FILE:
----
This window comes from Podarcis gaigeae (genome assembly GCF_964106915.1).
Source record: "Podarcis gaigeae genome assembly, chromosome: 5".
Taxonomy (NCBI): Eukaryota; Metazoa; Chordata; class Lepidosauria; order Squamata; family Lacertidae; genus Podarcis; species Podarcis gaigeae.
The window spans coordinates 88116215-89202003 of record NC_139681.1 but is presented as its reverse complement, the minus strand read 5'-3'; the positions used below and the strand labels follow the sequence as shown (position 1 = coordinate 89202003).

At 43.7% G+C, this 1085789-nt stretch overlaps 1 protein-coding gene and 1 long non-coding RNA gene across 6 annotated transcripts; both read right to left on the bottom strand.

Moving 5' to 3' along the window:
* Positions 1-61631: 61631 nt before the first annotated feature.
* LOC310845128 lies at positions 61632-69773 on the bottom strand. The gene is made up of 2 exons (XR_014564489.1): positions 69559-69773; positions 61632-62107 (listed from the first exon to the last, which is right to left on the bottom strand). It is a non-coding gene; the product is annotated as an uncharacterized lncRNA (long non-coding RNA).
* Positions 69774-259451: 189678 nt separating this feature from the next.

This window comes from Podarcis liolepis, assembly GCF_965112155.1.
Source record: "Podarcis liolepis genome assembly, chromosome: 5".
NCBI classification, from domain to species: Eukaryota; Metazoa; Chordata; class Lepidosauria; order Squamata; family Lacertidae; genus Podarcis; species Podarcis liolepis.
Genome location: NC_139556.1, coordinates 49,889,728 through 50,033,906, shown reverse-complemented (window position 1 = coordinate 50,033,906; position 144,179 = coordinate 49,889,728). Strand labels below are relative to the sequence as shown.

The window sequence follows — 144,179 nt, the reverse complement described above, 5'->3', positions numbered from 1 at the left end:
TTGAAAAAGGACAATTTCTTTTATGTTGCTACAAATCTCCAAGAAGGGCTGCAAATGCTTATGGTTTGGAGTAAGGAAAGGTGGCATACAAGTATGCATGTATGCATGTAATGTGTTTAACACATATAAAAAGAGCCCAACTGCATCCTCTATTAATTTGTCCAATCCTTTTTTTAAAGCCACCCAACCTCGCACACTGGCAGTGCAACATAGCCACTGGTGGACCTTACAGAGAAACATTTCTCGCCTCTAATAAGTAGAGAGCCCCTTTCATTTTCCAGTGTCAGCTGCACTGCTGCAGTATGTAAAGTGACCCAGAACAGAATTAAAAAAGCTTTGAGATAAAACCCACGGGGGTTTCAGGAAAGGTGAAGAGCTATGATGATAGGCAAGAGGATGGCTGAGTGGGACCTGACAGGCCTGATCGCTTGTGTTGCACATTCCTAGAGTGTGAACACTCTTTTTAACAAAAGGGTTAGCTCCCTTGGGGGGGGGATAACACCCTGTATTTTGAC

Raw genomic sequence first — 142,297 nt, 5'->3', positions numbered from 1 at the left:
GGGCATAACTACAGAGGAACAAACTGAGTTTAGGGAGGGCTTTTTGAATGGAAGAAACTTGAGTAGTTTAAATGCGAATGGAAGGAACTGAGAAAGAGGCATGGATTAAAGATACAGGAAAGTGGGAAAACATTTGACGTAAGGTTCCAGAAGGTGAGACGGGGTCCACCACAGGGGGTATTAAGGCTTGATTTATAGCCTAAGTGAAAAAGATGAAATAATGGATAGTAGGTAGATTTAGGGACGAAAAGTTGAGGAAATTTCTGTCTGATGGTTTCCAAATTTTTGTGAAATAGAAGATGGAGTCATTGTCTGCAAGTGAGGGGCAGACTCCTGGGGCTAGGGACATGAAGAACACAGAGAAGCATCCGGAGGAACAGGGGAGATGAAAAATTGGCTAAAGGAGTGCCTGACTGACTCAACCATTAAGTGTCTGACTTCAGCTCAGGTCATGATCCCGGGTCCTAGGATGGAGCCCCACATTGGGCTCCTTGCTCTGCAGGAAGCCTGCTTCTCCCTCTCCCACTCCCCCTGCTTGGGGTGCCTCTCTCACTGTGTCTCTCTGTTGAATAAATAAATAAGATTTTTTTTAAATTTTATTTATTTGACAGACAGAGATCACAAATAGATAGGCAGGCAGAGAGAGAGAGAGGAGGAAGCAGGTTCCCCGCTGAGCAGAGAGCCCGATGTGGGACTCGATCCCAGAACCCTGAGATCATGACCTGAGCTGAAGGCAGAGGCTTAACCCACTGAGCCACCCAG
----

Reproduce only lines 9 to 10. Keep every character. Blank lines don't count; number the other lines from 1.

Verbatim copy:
* Positions 69774-259451: 189678 nt separating this feature from the next.

This window comes from Podarcis liolepis, assembly GCF_965112155.1.